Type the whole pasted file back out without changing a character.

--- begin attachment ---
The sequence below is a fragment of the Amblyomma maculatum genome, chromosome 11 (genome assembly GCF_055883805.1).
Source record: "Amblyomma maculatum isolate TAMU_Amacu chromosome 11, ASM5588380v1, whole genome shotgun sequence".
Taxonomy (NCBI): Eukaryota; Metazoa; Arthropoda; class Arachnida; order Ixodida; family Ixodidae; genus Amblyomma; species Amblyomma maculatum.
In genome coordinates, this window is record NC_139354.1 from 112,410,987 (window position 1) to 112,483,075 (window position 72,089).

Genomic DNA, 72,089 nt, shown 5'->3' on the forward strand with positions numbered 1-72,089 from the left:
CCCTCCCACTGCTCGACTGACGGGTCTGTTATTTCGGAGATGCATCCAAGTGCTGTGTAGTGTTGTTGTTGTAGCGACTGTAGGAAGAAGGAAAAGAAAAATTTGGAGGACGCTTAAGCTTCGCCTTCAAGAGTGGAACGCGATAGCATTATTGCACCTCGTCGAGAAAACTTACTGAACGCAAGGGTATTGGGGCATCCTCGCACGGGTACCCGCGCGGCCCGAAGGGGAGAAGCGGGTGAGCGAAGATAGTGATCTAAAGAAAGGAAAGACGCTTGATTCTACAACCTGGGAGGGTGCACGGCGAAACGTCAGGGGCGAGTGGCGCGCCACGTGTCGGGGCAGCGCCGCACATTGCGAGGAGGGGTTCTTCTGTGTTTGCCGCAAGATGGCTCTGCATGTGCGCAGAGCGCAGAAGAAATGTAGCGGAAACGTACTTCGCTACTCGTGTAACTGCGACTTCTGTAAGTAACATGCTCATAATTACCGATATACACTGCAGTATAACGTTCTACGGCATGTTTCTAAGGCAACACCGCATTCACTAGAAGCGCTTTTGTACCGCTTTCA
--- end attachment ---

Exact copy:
The sequence below is a fragment of the Amblyomma maculatum genome, chromosome 11 (genome assembly GCF_055883805.1).
Source record: "Amblyomma maculatum isolate TAMU_Amacu chromosome 11, ASM5588380v1, whole genome shotgun sequence".
Taxonomy (NCBI): Eukaryota; Metazoa; Arthropoda; class Arachnida; order Ixodida; family Ixodidae; genus Amblyomma; species Amblyomma maculatum.
In genome coordinates, this window is record NC_139354.1 from 112,410,987 (window position 1) to 112,483,075 (window position 72,089).

Genomic DNA, 72,089 nt, shown 5'->3' on the forward strand with positions numbered 1-72,089 from the left:
CCCTCCCACTGCTCGACTGACGGGTCTGTTATTTCGGAGATGCATCCAAGTGCTGTGTAGTGTTGTTGTTGTAGCGACTGTAGGAAGAAGGAAAAGAAAAATTTGGAGGACGCTTAAGCTTCGCCTTCAAGAGTGGAACGCGATAGCATTATTGCACCTCGTCGAGAAAACTTACTGAACGCAAGGGTATTGGGGCATCCTCGCACGGGTACCCGCGCGGCCCGAAGGGGAGAAGCGGGTGAGCGAAGATAGTGATCTAAAGAAAGGAAAGACGCTTGATTCTACAACCTGGGAGGGTGCACGGCGAAACGTCAGGGGCGAGTGGCGCGCCACGTGTCGGGGCAGCGCCGCACATTGCGAGGAGGGGTTCTTCTGTGTTTGCCGCAAGATGGCTCTGCATGTGCGCAGAGCGCAGAAGAAATGTAGCGGAAACGTACTTCGCTACTCGTGTAACTGCGACTTCTGTAAGTAACATGCTCATAATTACCGATATACACTGCAGTATAACGTTCTACGGCATGTTTCTAAGGCAACACCGCATTCACTAGAAGCGCTTTTGTACCGCTTTCA